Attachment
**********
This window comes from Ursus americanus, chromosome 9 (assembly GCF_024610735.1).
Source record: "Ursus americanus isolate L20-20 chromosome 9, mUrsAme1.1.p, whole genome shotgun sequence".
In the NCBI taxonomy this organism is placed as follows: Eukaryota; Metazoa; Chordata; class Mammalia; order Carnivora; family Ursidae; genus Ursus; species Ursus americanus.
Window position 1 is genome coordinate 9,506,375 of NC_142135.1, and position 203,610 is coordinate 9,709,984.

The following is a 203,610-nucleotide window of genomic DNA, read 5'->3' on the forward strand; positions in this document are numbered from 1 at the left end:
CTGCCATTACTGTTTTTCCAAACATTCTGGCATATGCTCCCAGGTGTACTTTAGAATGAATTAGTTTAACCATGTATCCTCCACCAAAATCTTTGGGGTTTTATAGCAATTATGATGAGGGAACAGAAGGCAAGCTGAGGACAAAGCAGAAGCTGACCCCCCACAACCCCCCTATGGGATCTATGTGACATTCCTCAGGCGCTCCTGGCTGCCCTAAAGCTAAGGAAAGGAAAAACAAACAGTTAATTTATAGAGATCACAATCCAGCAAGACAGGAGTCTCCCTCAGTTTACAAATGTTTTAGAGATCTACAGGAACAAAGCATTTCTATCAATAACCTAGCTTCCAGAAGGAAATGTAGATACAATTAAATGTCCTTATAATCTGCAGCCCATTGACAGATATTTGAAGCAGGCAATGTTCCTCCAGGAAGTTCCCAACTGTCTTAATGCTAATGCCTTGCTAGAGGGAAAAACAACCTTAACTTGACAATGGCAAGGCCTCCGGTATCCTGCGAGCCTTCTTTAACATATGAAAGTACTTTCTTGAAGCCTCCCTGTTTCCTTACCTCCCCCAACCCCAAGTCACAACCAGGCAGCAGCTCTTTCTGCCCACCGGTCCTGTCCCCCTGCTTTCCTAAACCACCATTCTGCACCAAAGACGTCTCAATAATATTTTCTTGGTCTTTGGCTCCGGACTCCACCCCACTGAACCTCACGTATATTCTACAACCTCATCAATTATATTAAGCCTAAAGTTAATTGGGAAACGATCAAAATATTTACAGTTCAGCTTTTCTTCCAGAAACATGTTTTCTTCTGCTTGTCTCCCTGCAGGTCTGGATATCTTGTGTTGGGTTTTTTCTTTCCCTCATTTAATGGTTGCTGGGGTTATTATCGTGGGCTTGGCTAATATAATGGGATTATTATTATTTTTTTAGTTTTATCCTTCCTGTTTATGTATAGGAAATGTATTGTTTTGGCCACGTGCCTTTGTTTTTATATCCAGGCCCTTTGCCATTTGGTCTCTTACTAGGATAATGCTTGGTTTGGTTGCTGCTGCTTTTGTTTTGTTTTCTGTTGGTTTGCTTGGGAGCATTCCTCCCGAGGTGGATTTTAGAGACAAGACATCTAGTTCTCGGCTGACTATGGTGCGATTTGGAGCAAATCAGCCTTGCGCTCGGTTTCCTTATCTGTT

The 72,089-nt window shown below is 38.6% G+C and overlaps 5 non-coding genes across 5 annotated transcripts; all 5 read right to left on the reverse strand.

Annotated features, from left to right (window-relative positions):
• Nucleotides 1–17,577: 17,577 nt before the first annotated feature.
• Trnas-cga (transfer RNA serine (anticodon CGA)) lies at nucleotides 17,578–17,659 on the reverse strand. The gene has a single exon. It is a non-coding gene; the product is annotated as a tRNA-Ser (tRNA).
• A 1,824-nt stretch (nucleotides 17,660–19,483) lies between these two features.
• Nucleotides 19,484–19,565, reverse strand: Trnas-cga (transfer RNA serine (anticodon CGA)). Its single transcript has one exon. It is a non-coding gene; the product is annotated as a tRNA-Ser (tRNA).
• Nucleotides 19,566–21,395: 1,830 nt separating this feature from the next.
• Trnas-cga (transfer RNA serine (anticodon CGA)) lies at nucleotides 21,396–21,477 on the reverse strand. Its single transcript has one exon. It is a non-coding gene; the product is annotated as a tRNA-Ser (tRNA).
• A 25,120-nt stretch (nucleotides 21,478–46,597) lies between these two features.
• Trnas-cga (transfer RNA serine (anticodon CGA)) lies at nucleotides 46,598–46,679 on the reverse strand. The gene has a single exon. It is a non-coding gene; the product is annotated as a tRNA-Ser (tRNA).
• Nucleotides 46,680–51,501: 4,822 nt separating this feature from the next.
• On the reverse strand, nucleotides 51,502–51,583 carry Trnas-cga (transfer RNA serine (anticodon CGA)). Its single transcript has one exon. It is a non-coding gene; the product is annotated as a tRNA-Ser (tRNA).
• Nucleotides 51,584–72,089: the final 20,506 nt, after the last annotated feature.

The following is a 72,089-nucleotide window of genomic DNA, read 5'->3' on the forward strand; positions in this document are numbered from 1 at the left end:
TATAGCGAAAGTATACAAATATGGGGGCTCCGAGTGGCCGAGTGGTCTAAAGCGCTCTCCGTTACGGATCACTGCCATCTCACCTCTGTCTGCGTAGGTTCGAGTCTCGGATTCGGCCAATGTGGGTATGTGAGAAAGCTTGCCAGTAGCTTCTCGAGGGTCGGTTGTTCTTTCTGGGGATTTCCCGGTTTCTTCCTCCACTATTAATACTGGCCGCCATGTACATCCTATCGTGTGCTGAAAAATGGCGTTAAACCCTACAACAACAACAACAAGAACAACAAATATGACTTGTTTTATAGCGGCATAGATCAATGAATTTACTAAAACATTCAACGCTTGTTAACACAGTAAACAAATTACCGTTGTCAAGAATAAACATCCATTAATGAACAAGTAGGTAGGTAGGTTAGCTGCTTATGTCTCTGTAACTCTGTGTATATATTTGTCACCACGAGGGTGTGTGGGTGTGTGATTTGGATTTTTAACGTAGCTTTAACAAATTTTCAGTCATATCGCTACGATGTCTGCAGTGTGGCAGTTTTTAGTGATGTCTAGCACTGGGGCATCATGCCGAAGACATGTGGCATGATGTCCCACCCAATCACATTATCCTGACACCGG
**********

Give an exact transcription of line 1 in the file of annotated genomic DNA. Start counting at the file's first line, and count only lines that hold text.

This window comes from Ursus americanus, chromosome 9 (assembly GCF_024610735.1).